Something you notice when you walk around in Kathmandu is how building materials use the same street space as people.
There is no separation, no wall, no signalling of each other's square on the chessboard. Walking around involves a constant dynamic process of establishing rights of way and space sovereignty.
Construction work is not separated from other everyday activities by hoardings. It's all in plain view and close to your body. You can compare material against material, legs against metal rods, hands against bricks
One particular occurrence that I'm liking is the pile of bricks turned wall. Bricks are in (public) storage, waiting to be used, but they also act as a wall. Some wall attributes appear here and there over time (moss, plants creeping up) and from certain angles these stacks do look as walls, but at any moment a builder may appear and take away some of the bricks to build a real, legit wall nearby.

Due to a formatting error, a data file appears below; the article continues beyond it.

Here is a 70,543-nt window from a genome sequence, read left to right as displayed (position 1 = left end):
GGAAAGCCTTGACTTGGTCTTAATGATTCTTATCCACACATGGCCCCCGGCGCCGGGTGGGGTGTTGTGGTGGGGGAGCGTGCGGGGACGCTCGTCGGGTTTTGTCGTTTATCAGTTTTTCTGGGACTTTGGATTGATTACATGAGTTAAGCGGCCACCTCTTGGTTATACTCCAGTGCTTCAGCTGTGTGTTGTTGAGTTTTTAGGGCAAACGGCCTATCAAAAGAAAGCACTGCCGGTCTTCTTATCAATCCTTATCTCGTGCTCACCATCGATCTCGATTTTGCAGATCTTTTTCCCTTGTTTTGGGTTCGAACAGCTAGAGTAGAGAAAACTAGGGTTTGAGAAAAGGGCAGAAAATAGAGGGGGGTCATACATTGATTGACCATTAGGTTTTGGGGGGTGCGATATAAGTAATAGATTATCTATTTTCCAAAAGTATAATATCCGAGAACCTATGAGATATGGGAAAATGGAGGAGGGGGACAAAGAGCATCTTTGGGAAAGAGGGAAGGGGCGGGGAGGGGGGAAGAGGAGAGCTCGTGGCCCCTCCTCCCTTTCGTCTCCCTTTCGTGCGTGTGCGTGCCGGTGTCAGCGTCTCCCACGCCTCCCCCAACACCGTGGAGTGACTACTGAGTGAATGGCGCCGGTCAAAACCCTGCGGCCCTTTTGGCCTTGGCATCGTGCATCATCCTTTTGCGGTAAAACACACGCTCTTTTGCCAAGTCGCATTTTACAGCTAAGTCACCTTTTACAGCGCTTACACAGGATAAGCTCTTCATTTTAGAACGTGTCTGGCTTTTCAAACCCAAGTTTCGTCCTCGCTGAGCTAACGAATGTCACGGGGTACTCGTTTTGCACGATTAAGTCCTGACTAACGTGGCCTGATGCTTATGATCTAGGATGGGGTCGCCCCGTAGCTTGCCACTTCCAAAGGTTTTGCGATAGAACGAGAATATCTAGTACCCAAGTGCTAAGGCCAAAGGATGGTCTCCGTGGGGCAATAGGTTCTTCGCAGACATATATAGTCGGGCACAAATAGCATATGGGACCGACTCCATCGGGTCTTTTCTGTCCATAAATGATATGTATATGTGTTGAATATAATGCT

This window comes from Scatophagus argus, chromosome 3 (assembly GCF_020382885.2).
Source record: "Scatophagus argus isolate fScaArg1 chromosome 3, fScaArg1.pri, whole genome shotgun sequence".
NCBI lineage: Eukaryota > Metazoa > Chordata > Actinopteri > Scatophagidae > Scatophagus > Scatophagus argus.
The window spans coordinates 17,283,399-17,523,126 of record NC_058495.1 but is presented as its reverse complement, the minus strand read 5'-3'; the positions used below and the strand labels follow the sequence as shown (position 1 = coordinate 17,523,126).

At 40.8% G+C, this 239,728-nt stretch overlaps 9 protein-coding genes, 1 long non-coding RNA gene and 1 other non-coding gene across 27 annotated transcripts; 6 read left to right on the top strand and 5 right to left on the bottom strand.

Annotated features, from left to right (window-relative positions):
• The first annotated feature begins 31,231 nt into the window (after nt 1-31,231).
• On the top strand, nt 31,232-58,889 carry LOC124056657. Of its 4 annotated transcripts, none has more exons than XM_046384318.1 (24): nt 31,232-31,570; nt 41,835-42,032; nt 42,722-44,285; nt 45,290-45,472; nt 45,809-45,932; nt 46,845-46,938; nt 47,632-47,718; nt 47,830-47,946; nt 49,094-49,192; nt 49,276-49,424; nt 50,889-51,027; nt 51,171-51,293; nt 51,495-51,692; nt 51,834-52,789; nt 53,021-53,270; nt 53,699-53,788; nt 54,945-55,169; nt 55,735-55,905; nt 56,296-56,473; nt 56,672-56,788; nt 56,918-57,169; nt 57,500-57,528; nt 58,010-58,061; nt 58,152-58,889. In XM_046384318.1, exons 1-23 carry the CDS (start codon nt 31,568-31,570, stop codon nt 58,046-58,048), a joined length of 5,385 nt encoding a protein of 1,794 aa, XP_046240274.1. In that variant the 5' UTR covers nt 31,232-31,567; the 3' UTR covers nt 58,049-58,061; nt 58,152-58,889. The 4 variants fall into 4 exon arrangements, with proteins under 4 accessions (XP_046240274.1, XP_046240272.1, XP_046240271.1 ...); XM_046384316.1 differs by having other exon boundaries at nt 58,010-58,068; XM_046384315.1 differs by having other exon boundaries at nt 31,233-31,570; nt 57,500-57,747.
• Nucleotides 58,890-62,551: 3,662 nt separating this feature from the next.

I have now been in Kathmandu for ten days. I've been mostly walking around, taking photos, sketching and meeting members of the local art community.
There are some questions in the back of my mind. Like: what does it mean to be a contemporary artist in Nepal?
What kind of parallels can you establish with the movements, styles and aesthetic theories that have kept us arguing in the West for the last decades?
And most importantly: what is the nature of the everyday relationship between people and materials?
In the coming months, I will be posting about the clues I find to answer those questions - and everything else that pops up in between. I may not send an email out for every post I write (it could get a bit too much). If you are interested, please keep coming back to check what's new.
Here's some images from the Studio 1.1 group show. It was wisely curated by Robin Seir (also showing) and it was listed on Art Rabbit. We had good feedback and a big group of St. Martins students with their tutors having a close look. Incidentally, the name of the show comes from this 1964 Eric Dolphy track.